McKnight Fellow – Miriam Osterfield, Ph.D.
Miriam Osterfield's training includes a Bachelor's degree in Biology from MIT and a Ph.D. in Cell and Developmental Biology from Harvard. Her graduate work in neural development, mentored by John Flanagan, Ph.D., led to the identification of novel ligands for the Amyloid Precursor Protein.
In her subsequent postdoctoral work with Stanislav Shvartsman, Ph.D., at Princeton University, she turned to the subject of epithelial morphogenesis.
Epithelial morphogenesis refers to the biological process in which a flat sheet of epithelial cells is transformed into a three-dimensional tissue. Epithelial morphogenesis is essential for the formation of many organs during embryonic development, including the neural tube, lungs, and kidneys. Initially, when epithelial sheets are still flat, they are patterned so that different regions of the sheet express different gene products.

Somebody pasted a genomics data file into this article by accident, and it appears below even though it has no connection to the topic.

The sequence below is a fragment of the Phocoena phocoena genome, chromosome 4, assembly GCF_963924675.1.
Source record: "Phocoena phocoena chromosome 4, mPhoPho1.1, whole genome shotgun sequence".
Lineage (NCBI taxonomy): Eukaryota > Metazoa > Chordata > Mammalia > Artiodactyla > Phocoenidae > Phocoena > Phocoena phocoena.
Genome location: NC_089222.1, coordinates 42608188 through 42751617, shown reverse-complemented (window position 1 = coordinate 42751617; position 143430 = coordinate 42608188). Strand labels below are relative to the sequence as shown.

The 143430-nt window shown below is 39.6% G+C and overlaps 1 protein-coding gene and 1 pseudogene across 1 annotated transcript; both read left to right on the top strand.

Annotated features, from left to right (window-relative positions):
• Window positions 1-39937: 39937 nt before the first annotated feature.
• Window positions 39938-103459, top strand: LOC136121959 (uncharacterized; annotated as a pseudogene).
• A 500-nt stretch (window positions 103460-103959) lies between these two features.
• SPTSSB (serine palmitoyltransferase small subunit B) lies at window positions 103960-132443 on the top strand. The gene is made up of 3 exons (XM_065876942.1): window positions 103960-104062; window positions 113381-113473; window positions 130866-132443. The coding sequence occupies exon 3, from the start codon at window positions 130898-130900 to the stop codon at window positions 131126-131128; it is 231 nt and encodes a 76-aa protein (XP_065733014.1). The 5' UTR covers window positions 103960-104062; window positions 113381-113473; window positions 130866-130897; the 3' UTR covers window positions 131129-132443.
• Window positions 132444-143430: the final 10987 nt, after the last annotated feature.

Central unanswered questions include how these patterns of gene expression influence cellular properties, and how patterns of cellular properties collectively drive changes in tissue shape.
Dr. Osterfield is using the eggshell appendages of the fruitfly Drosophila melanogaster as a model system for studying epithelial morphogenesis. These appendages are formed and shaped by epithelial tubes, and their formation is highly amenable to genetic analysis. Interestingly, eggshell appendages vary in size, shape, and number among different drosophilid species.
Dr. Osterfield is using genetics, imaging, computational modeling, and evolutionary comparisons to examine the links between gene expression, cellular forces, and tissue deformation in this system.